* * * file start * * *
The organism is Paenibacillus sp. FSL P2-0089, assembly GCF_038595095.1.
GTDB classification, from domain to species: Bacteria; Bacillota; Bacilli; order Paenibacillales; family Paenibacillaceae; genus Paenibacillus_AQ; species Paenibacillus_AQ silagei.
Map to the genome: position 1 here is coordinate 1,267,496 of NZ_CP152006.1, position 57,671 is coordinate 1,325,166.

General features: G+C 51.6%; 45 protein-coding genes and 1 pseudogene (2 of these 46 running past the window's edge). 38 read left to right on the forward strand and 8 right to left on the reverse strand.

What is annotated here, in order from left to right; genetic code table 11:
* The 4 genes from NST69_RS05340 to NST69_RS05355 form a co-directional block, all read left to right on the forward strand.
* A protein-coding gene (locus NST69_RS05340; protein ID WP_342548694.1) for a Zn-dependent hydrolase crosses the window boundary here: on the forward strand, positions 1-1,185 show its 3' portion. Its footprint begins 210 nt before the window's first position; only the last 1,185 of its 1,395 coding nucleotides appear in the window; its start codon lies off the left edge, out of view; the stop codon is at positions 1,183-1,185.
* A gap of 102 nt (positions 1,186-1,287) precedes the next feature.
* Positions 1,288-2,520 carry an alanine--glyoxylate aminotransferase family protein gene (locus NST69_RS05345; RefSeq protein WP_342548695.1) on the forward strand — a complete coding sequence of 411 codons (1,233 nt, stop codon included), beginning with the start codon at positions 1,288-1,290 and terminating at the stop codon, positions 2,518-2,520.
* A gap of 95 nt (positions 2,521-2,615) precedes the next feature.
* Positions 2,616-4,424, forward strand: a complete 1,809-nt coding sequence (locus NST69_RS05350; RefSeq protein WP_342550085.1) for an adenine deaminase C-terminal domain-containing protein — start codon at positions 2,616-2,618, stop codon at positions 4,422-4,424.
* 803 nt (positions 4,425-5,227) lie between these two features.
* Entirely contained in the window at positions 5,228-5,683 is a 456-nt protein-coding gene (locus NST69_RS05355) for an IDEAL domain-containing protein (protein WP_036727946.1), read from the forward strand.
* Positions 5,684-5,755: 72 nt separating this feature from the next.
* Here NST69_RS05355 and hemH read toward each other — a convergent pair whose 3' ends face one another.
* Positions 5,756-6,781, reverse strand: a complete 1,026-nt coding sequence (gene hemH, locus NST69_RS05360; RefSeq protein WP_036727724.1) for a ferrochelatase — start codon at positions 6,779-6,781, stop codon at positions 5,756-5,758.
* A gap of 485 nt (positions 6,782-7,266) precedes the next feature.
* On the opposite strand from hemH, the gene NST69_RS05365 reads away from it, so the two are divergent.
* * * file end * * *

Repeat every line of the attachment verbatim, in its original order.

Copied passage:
The organism is Paenibacillus sp. FSL P2-0089, assembly GCF_038595095.1.
GTDB classification, from domain to species: Bacteria; Bacillota; Bacilli; order Paenibacillales; family Paenibacillaceae; genus Paenibacillus_AQ; species Paenibacillus_AQ silagei.
Map to the genome: position 1 here is coordinate 1,267,496 of NZ_CP152006.1, position 57,671 is coordinate 1,325,166.

General features: G+C 51.6%; 45 protein-coding genes and 1 pseudogene (2 of these 46 running past the window's edge). 38 read left to right on the forward strand and 8 right to left on the reverse strand.

What is annotated here, in order from left to right; genetic code table 11:
* The 4 genes from NST69_RS05340 to NST69_RS05355 form a co-directional block, all read left to right on the forward strand.
* A protein-coding gene (locus NST69_RS05340; protein ID WP_342548694.1) for a Zn-dependent hydrolase crosses the window boundary here: on the forward strand, positions 1-1,185 show its 3' portion. Its footprint begins 210 nt before the window's first position; only the last 1,185 of its 1,395 coding nucleotides appear in the window; its start codon lies off the left edge, out of view; the stop codon is at positions 1,183-1,185.
* A gap of 102 nt (positions 1,186-1,287) precedes the next feature.
* Positions 1,288-2,520 carry an alanine--glyoxylate aminotransferase family protein gene (locus NST69_RS05345; RefSeq protein WP_342548695.1) on the forward strand — a complete coding sequence of 411 codons (1,233 nt, stop codon included), beginning with the start codon at positions 1,288-1,290 and terminating at the stop codon, positions 2,518-2,520.
* A gap of 95 nt (positions 2,521-2,615) precedes the next feature.
* Positions 2,616-4,424, forward strand: a complete 1,809-nt coding sequence (locus NST69_RS05350; RefSeq protein WP_342550085.1) for an adenine deaminase C-terminal domain-containing protein — start codon at positions 2,616-2,618, stop codon at positions 4,422-4,424.
* 803 nt (positions 4,425-5,227) lie between these two features.
* Entirely contained in the window at positions 5,228-5,683 is a 456-nt protein-coding gene (locus NST69_RS05355) for an IDEAL domain-containing protein (protein WP_036727946.1), read from the forward strand.
* Positions 5,684-5,755: 72 nt separating this feature from the next.
* Here NST69_RS05355 and hemH read toward each other — a convergent pair whose 3' ends face one another.
* Positions 5,756-6,781, reverse strand: a complete 1,026-nt coding sequence (gene hemH, locus NST69_RS05360; RefSeq protein WP_036727724.1) for a ferrochelatase — start codon at positions 6,779-6,781, stop codon at positions 5,756-5,758.
* A gap of 485 nt (positions 6,782-7,266) precedes the next feature.
* On the opposite strand from hemH, the gene NST69_RS05365 reads away from it, so the two are divergent.